One of the biggest flops of the dotcom era was Flooz, an “e-currency” that predated Bitcoin. Do you remember when anything dealing with the internet had an “e” in front of it? Anyway, Flooz hired Whoopi Goldberg to represent it, even giving the actor/comedian and host of The View a stake in the company. Of course, a stake in a dotcom startup from the late 90’s is worth about as much as a plug nickel, and even worked its way into popular culture as a joke. The Simpsons skewered the dotcom boom and bust in I Am Furious Yellow, for example. The marijuana industry hasn’t gone bust, however, so how did her cannabis company decide to close?

It was reported that Whoopi & Maya closed because of government regulations. The company had high hopes (no pun intended) of serving primarily women with medical marijuana, and were particularly focused on providing weed for menstrual pain. Some states are still working to classify — or deny — menstrual pain as medically valid enough for medical marijuana. But there’s already products on the market to address the need, like Foria Relief. That product, however, is a suppository, and yes they go into the vagina. Whoopi & Maya didn’t make anything like that, but the website did have an article on cannabis and menstrual pain. 

So did regulations really kill the company? An executive with the company hinted at personal issues between the founders. The other half of the company is Maya Elisabeth, the founder of Om Edibles, and winner of multiple Cannabis Cups. No more details were given about the rift, but if you’ve ever seen Goldberg on The View you know she can be combative to a point, then tends to shut things down so they can go to commercial break. In business, perhaps there’s a similar pattern. Until the book on Whoopi & Maya is written, we may not know. As for the regulations…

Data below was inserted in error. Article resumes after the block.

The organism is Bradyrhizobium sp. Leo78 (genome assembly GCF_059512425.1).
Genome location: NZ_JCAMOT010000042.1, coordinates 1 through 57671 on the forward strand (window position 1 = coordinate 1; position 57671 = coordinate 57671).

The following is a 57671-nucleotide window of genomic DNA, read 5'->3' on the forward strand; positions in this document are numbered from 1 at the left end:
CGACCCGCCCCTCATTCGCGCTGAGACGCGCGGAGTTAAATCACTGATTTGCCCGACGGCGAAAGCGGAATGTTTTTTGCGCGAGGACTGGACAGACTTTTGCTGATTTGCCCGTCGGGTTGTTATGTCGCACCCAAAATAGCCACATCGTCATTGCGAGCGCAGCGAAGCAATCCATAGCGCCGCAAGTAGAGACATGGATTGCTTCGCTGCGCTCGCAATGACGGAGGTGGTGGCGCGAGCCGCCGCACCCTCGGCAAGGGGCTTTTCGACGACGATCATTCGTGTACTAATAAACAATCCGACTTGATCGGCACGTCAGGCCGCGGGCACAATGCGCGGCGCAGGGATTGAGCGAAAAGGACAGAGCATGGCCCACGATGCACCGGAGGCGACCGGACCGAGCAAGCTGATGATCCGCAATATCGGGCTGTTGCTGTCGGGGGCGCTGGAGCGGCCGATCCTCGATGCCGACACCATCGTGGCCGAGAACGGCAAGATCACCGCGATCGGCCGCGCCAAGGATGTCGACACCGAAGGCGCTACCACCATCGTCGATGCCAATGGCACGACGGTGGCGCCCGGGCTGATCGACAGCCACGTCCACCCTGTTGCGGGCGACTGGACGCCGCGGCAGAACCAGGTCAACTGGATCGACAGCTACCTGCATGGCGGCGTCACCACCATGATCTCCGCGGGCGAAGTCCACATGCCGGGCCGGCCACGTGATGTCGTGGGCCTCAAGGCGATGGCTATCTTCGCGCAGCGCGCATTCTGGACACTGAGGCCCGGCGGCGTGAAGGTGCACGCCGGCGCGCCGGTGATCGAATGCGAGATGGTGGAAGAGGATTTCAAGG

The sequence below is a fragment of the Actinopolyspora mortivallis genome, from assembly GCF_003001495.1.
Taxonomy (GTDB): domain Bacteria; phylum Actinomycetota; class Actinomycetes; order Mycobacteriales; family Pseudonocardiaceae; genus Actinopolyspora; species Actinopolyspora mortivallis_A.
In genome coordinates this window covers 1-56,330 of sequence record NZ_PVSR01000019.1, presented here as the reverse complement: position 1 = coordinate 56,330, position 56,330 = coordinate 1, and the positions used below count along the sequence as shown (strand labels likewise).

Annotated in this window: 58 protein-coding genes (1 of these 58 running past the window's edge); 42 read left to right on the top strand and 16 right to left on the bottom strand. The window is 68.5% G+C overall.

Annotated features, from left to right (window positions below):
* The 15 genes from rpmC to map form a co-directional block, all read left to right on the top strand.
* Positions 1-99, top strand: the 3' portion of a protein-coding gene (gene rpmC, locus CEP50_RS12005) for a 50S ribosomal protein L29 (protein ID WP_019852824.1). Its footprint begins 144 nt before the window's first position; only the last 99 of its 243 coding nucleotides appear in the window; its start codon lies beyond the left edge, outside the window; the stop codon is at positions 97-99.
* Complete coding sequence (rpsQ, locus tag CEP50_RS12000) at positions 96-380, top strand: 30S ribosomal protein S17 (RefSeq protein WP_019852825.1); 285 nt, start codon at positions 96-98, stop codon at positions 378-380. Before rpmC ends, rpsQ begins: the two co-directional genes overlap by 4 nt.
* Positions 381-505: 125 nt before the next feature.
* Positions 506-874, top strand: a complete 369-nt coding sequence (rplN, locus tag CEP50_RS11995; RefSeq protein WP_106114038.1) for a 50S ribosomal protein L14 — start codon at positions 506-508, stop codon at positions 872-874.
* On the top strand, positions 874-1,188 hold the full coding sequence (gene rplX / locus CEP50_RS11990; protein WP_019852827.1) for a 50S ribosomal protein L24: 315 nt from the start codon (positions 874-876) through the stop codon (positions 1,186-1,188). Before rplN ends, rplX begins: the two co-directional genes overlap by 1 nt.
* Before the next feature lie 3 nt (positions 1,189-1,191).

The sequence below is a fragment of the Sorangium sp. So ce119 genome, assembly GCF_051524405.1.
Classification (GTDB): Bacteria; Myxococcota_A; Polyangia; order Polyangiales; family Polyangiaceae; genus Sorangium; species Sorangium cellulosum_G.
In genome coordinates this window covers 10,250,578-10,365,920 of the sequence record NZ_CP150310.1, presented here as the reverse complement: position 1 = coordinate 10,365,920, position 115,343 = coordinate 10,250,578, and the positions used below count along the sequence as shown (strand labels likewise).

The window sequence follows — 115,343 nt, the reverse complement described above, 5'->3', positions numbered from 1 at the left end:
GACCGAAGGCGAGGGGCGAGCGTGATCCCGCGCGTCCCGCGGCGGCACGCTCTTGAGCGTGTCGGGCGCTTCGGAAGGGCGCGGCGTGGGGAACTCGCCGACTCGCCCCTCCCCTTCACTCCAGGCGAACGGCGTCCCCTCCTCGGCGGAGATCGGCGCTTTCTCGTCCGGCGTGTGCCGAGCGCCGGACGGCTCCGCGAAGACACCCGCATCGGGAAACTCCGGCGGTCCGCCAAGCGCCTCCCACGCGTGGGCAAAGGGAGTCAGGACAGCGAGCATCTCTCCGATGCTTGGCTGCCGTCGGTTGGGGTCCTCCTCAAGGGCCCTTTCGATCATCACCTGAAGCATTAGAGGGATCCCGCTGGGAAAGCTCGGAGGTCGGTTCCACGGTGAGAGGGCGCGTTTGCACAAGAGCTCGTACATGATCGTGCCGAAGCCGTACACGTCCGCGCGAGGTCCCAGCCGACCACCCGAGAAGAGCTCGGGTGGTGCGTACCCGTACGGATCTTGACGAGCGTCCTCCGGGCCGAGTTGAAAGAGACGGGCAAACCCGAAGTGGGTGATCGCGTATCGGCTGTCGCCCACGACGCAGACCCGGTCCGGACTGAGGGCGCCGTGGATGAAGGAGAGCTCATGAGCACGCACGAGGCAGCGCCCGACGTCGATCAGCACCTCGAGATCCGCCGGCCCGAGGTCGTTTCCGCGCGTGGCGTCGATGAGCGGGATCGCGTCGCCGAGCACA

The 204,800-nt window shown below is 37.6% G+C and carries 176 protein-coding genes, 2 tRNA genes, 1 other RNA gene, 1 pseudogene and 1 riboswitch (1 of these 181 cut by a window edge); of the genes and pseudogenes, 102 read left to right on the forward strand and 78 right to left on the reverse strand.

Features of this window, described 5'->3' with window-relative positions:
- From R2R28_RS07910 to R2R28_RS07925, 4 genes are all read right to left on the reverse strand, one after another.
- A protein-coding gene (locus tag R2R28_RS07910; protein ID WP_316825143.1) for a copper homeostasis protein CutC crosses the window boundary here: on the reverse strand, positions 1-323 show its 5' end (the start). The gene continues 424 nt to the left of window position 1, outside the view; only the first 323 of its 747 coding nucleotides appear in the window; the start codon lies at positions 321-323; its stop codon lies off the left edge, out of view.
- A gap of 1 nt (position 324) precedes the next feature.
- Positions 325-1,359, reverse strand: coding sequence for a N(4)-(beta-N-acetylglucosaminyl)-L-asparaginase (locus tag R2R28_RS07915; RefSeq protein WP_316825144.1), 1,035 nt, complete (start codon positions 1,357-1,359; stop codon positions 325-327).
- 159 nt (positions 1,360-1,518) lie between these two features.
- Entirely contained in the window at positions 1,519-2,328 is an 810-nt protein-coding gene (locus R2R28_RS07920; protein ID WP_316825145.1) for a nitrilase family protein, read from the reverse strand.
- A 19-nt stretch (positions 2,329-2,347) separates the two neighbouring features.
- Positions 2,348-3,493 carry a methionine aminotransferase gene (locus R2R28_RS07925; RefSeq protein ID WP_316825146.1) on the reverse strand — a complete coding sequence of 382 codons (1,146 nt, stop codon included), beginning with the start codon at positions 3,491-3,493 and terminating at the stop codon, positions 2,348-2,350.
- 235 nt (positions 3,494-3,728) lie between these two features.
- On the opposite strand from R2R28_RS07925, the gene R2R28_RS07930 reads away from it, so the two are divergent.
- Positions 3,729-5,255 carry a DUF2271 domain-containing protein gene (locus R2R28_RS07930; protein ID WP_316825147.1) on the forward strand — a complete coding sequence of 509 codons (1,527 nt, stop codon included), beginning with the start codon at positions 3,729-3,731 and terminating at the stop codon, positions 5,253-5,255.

The cannabis industry is currently not for the faint of heart or those who can’t properly capitalize their ventures. According to the executive at Whoopi & Maya, the company was close to profitability when the state of California changed packaging rules after it fully legalized marijuana after 2016. Before that, the rules were a bit different. Apparently the menstrual marijuana company had already created packaging that wasn’t sufficient, which seems to have cut into the company’s bottom line at a crucial point that made it unsustainable afterwards. Or maybe the founders just didn’t like each other and this was a good reason to stop throwing money into a pit. As the industry does remain in flux while illegal at the Federal level, there’s bound to be companies who can’t survive even though the demand is through the roof and supplies are constrained. Although it sounds like an ideal business environment, it really isn’t. As Whoopi Goldberg found out the hard way.

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